Presidents Then and Now

March 19, 2008

I’ve been thinking a lot about the Barack Obama minister controversy. There are multiple issues here that deserve consideration: 1) can a person belong to a religious community without agreeing with everything the spiritual leader says; 2) should we be held accountable for the views of our leaders; 3) do personal relationships transcend ideology? None of these will be treated here. In fact, the whole premise of the controversy is false; as we all know, Barack Obama is a crypto-muslim. Therefore the views of “his” Christian pastor are meaningless. It’s all an act.

But lost amidst the transformation of the presidential circus from a hootenanny to a hullabaloo is the release of a new The Presidents of the United States of America album. As in 1996, The Presidents decided to have their new album coincide with the US elections. That album, II is an excellent album with an incredible A-Side and brilliantly nonsensical lyrics. The greatest example of this is “Twig” by Chris Ballew and Beck, a perfect storm of lyrical daff (old English root, cf “daffy”). For example:

“You paint a monkey gold, let him loose downtown
You start him with a smile, he’ll come back with a frown”

While I’m not really sure what the lines are supposed to mean in a grand sense, they have an inner narrative logic that makes them work. Why should a monkey be satisfied in gold paint? This idea of inner-narrativity was later perfected by the President’s frontman Chris Ballew in his solo project “The Giraffes.” From, “Ghost of a Bad Friend”:

Check out that bunny with the sick fat tumor
Busy ducking punches and dodgin dirty rumors
Evening magazine shows up at his hole
And catches that bunny with the money that he stole
Can’t find an explanation for the way
He got rich as a rabbit in a day

Here Ballew exploits his inner-narrativity to collapse it. The verse begins in an animal world, a familiar motif in Ballew’s lyrics. As in a fable, the Bunny is endowed with certain human characteristics. It lives in a world where Evening Magazines will show up at his hole. But as soon as the world is constructed, Ballew destablizes it. The rabbit “can’t find an explanation for the way/He got rich as a rabbit in a day.” He’s still just a rabbit, no matter how personified he may be, and rabbits can’t get rich that fast. This, by the way, is similar to one of my favourite lyrical techniques: literalizing metaphors. As in this great Destroyer line, “Tried to summon up the spirits/live on Face the Nation/But the Port Authority’s just taxed incantations”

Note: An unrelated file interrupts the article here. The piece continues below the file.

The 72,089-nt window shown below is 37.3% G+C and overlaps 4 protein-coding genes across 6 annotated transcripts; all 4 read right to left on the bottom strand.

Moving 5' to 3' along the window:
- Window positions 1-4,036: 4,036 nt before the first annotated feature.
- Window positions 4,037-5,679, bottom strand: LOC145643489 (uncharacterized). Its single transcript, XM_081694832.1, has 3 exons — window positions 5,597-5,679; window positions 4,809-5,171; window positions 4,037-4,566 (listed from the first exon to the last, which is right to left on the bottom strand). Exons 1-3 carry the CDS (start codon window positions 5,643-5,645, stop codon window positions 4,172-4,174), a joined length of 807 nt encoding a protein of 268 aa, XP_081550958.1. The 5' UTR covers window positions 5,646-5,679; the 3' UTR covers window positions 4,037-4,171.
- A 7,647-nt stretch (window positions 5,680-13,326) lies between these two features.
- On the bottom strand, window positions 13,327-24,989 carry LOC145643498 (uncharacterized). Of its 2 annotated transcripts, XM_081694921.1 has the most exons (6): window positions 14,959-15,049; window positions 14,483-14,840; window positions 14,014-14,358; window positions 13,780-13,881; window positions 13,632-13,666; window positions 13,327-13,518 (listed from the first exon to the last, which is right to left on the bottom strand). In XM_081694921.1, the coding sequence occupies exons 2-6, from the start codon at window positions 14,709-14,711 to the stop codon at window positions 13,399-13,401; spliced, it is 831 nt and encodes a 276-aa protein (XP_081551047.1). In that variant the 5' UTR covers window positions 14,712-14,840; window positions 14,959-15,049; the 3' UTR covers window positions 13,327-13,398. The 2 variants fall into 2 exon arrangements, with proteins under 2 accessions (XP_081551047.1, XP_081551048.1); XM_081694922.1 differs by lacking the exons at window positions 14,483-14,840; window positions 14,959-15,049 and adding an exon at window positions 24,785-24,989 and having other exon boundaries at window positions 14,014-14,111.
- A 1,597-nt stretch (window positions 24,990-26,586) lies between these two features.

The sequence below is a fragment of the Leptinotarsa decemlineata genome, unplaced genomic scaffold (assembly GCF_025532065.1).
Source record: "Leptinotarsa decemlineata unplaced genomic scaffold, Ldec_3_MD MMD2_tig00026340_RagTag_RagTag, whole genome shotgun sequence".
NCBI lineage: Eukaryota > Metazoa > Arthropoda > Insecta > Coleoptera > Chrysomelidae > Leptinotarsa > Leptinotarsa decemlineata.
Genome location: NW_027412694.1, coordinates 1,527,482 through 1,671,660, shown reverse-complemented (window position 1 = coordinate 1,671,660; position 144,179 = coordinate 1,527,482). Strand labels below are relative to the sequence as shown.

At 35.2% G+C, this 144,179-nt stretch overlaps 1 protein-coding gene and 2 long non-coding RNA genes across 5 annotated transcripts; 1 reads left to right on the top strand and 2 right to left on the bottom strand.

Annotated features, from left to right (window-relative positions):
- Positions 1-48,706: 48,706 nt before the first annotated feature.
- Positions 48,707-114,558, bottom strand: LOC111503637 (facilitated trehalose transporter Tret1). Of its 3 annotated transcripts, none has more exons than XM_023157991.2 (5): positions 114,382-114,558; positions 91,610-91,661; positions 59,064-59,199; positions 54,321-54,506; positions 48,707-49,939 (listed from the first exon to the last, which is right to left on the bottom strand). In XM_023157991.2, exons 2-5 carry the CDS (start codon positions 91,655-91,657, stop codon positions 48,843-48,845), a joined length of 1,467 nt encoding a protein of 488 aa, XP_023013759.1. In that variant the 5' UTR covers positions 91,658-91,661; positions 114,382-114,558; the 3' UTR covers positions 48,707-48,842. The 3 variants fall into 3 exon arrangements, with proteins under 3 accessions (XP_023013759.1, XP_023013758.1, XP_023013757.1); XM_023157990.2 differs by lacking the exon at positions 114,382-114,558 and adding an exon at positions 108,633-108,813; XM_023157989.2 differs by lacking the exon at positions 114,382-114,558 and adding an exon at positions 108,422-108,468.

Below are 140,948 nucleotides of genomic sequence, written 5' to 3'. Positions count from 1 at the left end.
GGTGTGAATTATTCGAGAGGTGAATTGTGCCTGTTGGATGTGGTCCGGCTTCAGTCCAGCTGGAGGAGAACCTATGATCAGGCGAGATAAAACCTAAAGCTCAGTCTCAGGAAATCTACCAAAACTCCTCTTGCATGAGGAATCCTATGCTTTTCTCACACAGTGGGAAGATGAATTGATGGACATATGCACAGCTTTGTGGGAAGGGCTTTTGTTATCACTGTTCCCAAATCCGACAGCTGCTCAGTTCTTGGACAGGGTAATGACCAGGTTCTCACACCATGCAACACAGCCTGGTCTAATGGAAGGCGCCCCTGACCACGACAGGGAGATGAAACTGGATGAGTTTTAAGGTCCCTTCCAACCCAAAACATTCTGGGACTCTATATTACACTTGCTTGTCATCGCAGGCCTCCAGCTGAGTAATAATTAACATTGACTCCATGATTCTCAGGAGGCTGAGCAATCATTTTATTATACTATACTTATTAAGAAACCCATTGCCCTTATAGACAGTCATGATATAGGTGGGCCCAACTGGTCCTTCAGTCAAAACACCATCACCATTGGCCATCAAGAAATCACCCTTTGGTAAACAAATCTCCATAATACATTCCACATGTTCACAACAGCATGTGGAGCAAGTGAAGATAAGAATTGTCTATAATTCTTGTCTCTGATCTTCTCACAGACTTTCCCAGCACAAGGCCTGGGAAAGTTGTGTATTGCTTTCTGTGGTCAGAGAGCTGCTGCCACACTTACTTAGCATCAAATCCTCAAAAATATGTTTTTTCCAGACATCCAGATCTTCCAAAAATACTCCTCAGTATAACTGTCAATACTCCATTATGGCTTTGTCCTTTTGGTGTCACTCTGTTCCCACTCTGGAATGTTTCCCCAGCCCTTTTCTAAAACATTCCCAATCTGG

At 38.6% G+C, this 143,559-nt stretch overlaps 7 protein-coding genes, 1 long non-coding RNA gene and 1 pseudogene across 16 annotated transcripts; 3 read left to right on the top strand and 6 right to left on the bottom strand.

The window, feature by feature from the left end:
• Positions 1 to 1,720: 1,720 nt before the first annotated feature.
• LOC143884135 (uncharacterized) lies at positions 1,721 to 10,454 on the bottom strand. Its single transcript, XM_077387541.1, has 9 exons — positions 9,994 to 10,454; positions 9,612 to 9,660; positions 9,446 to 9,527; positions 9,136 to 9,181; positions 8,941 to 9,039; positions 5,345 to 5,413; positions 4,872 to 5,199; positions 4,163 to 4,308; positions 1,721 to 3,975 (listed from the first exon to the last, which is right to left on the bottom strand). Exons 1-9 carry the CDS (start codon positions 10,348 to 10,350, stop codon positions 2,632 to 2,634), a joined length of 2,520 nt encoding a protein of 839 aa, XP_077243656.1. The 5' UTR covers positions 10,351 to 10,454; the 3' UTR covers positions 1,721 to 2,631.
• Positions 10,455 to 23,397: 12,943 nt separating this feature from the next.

All this said, the new Presidents of the United States of America album, “These are the Good Times People,” is borderline terrible. I should have known from the over-emphatic nature of the title that these would not, in fact, be good times. I just never expected them to be so bad. Ballew’s still singing songs about animals, but now the songs are only about animals. No lyrical or musical complexity. The last album saw the Presidents successfully move in the direction of a standard, “non-gimmicky” rock group with even its most quirky song, “Some Postman,” being incredibly rational, only with a more interesting premise. The album also showed the band’s improving ability to craft narrative as in, “Shreds of Boa.” “These are the Good Times People” is a regression from the last album, the bands worst—worse than “Pure Frosting” which wasn’t even a real album—and, ironically, in their blatant disregard for the reality of the situation, their failures now mirror those of our current President. I only hope the band does some honest soul searching, rather than removing all dissidents from office and minimizing their voices.